The Kindness of Strangers

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Brisbane Floods - Gailes Queensland

Last week the disaster of the Queensland floods became evident, and slowly into next week stories will emerge. Stories of courage, of despair, of hopelessness, of survival. The stories which have a universal truth to them will be of the kindness of strangers.

Parts of Queensland have been badly devastated. Not only Brisbane. More than Toowoomba and Ipswich. Small towns, small suburbs, ordinary lives. My sister lives in Brisbane, and she and her family and friends are all safe. My mother is staying with them at the moment. Not everyone is underwater, but many people’s lives have been gutted by the flood.

Disruption to business activity will be significant in some areas. The business district, the mining communities, farmers and livestock. Seeing the speed at which people rally when help is required is wonderful. Measuring the dislocation and loss should not only be measured in economic terms. There is a human dimension which is not as easily measured. Philanthropy is often equated to money, but it’s true definition of ‘caring for humankind’ extends far beyond this. Social capital always trumps financial capital in the long run.

I rang Volunteering Queensland earlier today (Saturday 14 January) to see if I might be useful helping out given my past experience in disaster relief in many different areas and situations through my Army service. They have been overwhelmed by more than 60,000 people stepping forward to volunteer. That is good news. People looking after their neighbours, especially those who are complete strangers.

Creative solutions to problems are important. Money helps, but it is a tool to be used. It needs to be effectively deployed. There are some parallels with the question of aid and extreme poverty. The parallels sort of end there- there is no comparison to 24,000 children dying daily.

Even so, people are in need. How can we help? Will we help?

I am hatching a plan for a lunch to be held on Thursday in Sydney. If you want to get involved to help out, please shoot me a response or ping me on facebook. My friend Jikky the other day came to me to ask where she might donate a big box of dolls she wanted to give to someone before she left Australia and flew home. That was before the floods. But maybe it is the seed of a constructive way forward.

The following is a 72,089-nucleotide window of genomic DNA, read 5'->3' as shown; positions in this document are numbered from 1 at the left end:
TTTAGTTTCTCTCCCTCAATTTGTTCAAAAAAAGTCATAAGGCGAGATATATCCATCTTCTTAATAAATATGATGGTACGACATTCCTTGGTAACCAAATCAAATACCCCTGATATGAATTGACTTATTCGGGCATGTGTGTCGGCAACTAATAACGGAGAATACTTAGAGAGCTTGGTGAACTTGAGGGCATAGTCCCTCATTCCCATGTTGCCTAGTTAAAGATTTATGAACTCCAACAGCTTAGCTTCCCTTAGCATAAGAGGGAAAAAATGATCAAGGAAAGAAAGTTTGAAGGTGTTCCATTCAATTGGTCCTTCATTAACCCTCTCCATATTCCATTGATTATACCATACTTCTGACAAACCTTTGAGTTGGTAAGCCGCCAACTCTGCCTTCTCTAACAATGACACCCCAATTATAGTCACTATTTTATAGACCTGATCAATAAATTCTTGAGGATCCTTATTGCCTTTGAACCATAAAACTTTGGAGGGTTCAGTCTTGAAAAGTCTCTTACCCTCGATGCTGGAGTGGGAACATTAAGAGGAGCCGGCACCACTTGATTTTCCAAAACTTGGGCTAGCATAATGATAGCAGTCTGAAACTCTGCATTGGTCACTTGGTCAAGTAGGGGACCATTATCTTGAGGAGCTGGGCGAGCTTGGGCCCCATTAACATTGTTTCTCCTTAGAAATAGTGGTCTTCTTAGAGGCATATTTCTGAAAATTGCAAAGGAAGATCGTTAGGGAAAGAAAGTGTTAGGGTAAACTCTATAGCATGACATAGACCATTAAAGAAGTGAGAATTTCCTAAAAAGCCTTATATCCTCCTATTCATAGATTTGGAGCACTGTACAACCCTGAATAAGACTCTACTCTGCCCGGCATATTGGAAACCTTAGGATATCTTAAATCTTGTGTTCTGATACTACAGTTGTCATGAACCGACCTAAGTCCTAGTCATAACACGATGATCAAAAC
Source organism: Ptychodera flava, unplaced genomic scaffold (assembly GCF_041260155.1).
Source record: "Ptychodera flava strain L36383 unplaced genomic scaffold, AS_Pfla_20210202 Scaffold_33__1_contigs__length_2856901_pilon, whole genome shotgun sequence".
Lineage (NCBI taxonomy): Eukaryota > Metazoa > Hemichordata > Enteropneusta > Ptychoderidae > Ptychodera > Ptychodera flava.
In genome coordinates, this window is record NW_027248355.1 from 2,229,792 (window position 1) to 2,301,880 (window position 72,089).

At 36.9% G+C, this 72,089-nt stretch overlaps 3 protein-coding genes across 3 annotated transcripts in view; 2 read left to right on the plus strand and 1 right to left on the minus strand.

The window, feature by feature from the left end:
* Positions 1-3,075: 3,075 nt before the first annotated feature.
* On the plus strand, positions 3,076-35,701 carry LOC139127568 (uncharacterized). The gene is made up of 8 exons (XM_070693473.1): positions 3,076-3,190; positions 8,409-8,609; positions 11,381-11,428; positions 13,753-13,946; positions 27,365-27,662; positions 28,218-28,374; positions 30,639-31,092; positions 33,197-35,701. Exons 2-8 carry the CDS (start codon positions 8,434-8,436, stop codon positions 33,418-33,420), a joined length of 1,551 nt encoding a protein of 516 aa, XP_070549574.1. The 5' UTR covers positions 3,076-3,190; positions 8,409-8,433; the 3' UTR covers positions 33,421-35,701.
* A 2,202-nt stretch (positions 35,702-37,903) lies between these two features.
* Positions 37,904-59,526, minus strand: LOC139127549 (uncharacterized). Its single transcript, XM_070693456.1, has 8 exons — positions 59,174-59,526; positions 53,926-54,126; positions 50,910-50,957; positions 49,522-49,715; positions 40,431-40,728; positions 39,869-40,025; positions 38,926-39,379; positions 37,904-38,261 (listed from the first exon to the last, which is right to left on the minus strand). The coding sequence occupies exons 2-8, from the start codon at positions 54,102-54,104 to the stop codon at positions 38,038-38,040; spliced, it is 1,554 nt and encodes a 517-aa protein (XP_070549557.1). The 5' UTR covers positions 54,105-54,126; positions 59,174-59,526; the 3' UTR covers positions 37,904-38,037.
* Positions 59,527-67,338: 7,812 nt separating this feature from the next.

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4 thoughts on “The Kindness of Strangers

    Fay said:
    January 15, 2011 at 6:20 pm

    My son and his flatmates lost the lot, along with my daughter’s stuff waiting to be sent to London (they didn’t have valuable stuff but lots of special things they loved) – but he’s in there cleaning up with his mates – he features in smh.com.au in the Qld floods pix – he’s in pic 2 and his room is pic 8 – everyone seems to be helping each other and getting through it which is good. I suspect there is going to be a bit of a paradigm shift in a lot of those affected by it, hopefully for the better.

      10citybridgerun said:
      January 23, 2011 at 2:23 pm

      I think disaster and misfortune matters and deserves to be cared about, regardless of the situation. I have reflected a lot since I wrote this post: it is less about what is the ‘greater’ need, and more about how other concerns get more exposure at the expense of others. That is a wonderful picture you painted of your son and his mates sticking together, and really sad to hear about your daughter’s possessions.

    Fay said:
    January 16, 2011 at 4:56 pm

    And of course I know they’re very lucky they’re alive but everyone will grieve some things gone. Along with their sense of security and safety in their homes – but perhaps they will gain something as well. And what other way is there to look at it, anyway.

      10citybridgerun said:
      January 23, 2011 at 2:25 pm

      What we do with these experiences will be the important legacy. We can use them to shape a better world. ‘What does that world look like?’ is a question worth each of us asking.

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